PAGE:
Blind people have been long overlooked when it comes to social advancement and technological innovation, and Moallem’s labeler offers a simple, affordable solution that will have its largest impact in the developing world, where an estimated 90 percent of blind people worldwide reside. A former MIT graduate student, Moallem was originally inspired by the IDEAS Competition. He saw that, as a minority group, the blind have been long overlooked by the commercial sector leading to stagnation in the development of low-cost technology for their needs. Several technological advancements have been made but they cater to those in the first world who can afford the expensive, sleek products or electronics. Government subsidies and institutional purchases help maintain high prices making it highly unlikely these products will ever reach the majority of people who could use them. Rates of illiteracy, unemployment and poverty remain exorbitant in the blind community perpetuating the vicious cycle of social exclusion and neglect.
As an alternative, Moallem devised a tool that can be both used and produced by the blind. The design draws inspiration from Louis Braille’s original “slate and stylus” and involves a simple six-button system that crosses language barriers. However, unlike Braille’s design, characters are not formed backwards and hands are saved the tiring effort of punching one dot at a time. Moallem also plans to make construction instructions available as an open-source document on the web.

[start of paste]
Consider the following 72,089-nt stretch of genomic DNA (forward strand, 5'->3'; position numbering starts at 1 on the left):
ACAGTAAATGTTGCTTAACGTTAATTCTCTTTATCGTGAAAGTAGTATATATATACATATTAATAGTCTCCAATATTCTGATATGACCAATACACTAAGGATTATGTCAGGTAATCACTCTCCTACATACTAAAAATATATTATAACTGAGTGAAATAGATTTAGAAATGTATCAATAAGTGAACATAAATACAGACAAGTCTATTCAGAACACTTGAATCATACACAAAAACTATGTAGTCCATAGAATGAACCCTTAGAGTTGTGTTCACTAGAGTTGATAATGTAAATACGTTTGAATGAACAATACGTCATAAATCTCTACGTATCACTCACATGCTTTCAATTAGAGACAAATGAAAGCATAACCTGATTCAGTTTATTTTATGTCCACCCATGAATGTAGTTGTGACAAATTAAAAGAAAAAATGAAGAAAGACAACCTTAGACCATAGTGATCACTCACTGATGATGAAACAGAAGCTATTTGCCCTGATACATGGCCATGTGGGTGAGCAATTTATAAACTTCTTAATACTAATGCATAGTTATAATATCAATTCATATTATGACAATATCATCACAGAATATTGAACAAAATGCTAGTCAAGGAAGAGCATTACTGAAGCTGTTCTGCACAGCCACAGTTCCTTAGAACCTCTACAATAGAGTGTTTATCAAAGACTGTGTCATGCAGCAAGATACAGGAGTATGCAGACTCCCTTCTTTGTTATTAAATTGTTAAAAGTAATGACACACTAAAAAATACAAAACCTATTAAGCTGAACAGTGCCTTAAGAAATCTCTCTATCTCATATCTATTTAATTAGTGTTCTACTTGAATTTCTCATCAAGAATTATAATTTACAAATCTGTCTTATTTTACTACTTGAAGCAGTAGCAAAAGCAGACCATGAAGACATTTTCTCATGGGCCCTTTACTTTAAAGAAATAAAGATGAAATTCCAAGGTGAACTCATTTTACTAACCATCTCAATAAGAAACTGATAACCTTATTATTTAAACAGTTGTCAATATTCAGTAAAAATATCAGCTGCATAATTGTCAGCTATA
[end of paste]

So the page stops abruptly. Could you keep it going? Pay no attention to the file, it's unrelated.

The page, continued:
To test out his idea, Moallem held the first Blind-Lead Workshop in 2010 at the WORTH Trust training facility in Katpadi, India. Five blind trainees and a sighted supervisor came from the surrounding Tamil Nadu region and the experiment proved a success. WORTH has now added a permanent Blind-Lead Workshop to its facilities where skill-training and full-time employment are offered to blind individuals.
Invention in hand, Moallem is now determined to establish workshops worldwide where the product can be produced on a local scale by and for the blind. He is determined for it to remain affordable (about $5 per device in the developing world) and in the public domain. While his prototype is constructed of aluminum, musical wire, grommets, an IDC connector and vinyl tape, its design makes it adaptable to almost any local setting. For instance, he discussed using recycled steel, paper clips or the body of old cassette tapes for production in Africa. In the near future, he hopes to take the workshop to Senegal, Liberia and Lebanon. As Moallem stated, “Once empowered with the skills of mechanical design and construction, blind visionaries can lead the development of tactile and Braille tools, rightfully reclaiming the legacy of Louis Braille.”
+ WORTH Trust
+ A Better World by Design
Images © Amanda Silvana Coen and courtesy of Ted Moallem